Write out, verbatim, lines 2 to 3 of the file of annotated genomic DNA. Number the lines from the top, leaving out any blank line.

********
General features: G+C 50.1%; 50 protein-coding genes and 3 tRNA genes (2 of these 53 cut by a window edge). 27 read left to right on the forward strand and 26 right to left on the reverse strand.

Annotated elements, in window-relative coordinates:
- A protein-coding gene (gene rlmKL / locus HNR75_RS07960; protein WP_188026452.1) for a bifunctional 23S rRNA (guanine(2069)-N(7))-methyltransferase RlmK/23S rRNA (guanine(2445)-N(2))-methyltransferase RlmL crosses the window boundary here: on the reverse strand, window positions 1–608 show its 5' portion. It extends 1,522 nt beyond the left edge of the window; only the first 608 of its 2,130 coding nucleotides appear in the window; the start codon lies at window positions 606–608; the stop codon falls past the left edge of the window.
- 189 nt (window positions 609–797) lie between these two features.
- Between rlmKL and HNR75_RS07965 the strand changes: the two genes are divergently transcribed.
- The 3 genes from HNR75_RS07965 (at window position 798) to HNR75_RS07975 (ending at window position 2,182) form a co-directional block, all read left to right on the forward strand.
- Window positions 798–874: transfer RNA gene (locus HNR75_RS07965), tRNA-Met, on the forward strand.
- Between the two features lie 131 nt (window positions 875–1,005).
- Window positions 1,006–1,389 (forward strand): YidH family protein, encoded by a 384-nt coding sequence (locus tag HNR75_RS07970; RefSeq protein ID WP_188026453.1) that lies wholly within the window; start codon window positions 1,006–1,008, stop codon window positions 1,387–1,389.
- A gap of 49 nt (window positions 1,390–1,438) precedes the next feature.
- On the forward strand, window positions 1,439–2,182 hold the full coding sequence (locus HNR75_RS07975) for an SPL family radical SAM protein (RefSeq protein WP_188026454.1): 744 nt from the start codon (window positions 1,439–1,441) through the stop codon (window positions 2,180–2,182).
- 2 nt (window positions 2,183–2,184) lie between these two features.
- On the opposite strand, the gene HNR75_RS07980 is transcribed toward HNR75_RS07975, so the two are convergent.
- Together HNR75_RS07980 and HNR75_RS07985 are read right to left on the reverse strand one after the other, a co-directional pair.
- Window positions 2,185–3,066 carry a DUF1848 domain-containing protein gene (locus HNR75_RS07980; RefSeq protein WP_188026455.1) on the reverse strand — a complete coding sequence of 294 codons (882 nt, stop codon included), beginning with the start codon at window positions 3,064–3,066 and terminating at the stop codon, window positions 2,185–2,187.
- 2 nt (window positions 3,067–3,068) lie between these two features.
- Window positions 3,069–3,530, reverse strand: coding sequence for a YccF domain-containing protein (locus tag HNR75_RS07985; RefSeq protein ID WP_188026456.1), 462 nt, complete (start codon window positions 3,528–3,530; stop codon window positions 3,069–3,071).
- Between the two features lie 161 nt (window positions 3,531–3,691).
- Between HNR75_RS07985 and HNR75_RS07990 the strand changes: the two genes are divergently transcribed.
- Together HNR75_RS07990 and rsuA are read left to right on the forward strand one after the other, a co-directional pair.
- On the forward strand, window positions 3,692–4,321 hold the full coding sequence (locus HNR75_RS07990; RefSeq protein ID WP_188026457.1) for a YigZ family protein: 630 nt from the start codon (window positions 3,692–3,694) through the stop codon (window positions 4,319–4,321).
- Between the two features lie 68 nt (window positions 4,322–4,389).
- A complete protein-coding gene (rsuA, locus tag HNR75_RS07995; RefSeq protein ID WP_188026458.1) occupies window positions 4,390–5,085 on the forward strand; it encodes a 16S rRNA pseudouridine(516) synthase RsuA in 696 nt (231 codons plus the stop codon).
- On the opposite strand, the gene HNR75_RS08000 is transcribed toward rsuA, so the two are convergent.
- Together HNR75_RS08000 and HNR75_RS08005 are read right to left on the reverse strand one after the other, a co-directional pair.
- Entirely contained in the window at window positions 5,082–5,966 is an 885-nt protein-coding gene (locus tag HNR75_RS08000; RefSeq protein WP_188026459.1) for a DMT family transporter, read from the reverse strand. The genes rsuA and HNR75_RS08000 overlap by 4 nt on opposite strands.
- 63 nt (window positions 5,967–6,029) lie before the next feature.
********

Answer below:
Annotated elements, in window-relative coordinates:
- A protein-coding gene (gene rlmKL / locus HNR75_RS07960; protein WP_188026452.1) for a bifunctional 23S rRNA (guanine(2069)-N(7))-methyltransferase RlmK/23S rRNA (guanine(2445)-N(2))-methyltransferase RlmL crosses the window boundary here: on the reverse strand, window positions 1–608 show its 5' portion. It extends 1,522 nt beyond the left edge of the window; only the first 608 of its 2,130 coding nucleotides appear in the window; the start codon lies at window positions 606–608; the stop codon falls past the left edge of the window.